Anxiety

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Anxiety is a psychological and physiological state characterized by somatic, emotional, cognitive, and behavioral components.[2] The root meaning of the word anxiety is 'to vex or trouble'; in either the absence or presence of psychological stress, anxiety can create feelings of fear, worry, uneasiness and dread.[3]. Anxiety is considered to be a normal reaction to stress. It may help a person to deal with a difficult situation by prompting one to cope with it. When anxiety becomes excessive, it may fall under the classification of an anxiety disorder.[4] The intensity and reasoning behind anxiety determines whether it is considered a normal or abnormal reaction.[5]

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Description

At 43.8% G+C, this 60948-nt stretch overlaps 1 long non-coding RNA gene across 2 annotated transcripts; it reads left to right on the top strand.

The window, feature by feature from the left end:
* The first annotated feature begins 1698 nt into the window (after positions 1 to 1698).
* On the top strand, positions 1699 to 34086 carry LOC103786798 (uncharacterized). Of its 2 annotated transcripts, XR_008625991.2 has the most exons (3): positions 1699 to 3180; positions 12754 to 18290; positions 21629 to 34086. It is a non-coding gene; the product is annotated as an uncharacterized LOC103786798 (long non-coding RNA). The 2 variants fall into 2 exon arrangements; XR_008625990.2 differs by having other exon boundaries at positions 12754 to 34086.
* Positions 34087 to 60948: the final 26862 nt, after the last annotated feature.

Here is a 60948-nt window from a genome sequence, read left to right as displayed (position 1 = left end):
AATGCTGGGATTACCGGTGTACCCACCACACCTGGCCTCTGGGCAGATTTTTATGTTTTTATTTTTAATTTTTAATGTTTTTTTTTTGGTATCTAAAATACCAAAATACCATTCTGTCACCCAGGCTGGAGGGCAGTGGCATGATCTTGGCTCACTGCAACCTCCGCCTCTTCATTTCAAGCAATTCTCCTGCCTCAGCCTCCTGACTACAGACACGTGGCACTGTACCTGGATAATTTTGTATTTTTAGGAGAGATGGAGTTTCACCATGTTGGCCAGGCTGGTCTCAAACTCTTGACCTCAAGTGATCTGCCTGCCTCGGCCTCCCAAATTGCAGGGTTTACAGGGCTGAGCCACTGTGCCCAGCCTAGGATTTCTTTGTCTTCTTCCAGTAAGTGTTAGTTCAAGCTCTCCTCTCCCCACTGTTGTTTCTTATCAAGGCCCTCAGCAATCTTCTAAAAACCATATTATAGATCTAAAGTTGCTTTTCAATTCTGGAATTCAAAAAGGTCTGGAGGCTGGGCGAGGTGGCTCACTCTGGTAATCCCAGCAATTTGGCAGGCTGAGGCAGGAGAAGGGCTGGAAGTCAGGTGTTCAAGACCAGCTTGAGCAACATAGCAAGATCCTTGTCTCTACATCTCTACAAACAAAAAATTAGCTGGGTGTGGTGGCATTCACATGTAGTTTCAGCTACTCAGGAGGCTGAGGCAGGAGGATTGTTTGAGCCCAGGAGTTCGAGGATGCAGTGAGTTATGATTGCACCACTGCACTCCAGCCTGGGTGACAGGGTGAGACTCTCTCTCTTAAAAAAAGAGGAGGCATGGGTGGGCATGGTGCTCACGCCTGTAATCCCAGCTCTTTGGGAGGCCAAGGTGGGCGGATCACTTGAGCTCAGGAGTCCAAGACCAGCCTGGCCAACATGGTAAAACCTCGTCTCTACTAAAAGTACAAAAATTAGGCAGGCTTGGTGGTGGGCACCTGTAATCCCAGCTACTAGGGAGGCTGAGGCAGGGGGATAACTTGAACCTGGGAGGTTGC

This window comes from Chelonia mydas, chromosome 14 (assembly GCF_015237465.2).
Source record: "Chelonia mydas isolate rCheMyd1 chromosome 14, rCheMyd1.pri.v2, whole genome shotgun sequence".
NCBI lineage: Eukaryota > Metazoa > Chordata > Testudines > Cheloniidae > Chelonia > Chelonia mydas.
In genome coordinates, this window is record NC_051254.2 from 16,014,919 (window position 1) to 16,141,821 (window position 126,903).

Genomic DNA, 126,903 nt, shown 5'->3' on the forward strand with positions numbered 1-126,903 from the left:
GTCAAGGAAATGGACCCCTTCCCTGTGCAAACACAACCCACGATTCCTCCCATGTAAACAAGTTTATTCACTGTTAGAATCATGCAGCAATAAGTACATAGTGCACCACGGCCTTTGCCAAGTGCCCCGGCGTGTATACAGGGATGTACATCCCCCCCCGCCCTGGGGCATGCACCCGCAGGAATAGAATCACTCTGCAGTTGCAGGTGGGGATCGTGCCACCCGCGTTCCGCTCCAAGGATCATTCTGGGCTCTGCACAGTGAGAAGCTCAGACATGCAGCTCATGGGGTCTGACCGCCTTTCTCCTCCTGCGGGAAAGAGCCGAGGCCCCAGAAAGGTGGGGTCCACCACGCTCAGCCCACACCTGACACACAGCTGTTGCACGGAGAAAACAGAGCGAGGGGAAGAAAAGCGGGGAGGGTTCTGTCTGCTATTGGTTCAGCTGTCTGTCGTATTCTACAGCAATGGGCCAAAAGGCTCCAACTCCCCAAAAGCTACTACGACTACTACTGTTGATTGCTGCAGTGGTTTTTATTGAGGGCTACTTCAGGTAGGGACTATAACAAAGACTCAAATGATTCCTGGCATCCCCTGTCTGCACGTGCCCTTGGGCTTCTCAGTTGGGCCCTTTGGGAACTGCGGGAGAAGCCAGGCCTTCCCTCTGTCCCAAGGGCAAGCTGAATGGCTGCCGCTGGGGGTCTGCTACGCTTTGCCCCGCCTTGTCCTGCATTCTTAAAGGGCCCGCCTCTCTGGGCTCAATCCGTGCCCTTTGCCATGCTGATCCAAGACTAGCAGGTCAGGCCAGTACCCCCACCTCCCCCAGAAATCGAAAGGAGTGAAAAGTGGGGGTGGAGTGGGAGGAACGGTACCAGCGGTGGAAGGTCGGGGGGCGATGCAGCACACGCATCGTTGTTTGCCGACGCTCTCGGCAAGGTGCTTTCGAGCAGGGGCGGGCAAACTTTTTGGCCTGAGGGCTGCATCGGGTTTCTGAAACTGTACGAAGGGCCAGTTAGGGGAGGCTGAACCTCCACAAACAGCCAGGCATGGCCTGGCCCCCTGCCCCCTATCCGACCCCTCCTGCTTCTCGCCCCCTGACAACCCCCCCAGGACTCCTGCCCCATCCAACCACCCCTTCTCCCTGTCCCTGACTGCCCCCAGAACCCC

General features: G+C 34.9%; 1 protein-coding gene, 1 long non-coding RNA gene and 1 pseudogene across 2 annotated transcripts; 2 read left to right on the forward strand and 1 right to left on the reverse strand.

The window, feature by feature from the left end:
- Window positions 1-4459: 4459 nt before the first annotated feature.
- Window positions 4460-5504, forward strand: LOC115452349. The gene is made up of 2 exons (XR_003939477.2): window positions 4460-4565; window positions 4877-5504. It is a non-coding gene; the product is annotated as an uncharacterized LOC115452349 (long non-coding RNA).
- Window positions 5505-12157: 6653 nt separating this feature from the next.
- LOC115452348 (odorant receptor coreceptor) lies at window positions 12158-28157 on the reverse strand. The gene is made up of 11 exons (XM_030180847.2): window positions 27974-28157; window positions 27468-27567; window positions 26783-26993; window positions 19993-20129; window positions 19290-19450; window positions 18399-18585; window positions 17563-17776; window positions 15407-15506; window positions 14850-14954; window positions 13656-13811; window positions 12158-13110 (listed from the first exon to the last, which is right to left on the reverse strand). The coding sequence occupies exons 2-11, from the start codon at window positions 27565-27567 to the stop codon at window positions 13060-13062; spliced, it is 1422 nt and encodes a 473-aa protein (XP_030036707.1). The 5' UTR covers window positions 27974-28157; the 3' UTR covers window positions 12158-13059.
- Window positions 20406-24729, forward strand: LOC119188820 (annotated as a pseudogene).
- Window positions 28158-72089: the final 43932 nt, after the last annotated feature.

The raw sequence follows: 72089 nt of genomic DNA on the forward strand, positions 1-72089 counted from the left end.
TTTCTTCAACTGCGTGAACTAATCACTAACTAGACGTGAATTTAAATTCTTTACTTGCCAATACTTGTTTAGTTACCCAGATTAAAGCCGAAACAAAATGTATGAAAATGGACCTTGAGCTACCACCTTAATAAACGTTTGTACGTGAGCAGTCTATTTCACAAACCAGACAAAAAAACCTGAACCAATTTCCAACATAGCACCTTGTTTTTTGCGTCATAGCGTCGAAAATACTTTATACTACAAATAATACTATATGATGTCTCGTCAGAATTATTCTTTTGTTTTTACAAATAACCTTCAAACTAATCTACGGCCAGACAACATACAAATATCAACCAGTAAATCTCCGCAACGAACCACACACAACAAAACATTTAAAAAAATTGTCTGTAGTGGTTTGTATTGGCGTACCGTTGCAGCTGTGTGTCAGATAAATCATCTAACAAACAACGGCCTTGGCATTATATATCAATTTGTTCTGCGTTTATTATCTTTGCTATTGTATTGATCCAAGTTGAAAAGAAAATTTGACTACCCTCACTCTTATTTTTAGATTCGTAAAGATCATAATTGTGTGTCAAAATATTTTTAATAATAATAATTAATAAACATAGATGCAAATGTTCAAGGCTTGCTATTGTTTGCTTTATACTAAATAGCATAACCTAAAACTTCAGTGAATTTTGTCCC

Anxiety is a generalized mood condition that can often occur without an identifiable triggering stimulus. As such, it is distinguished from fear, which is an emotional response to a perceived threat. Additionally, fear is related to the specific behaviors of escape and avoidance, whereas anxiety is related to situations perceived as uncontrollable or unavoidable.[6] An alternative view defines anxiety as "a future-oriented mood state in which one is ready or prepared to attempt to cope with upcoming negative events",[7] suggesting that it is a distinction between future vs. present dangers which divides anxiety and fear.

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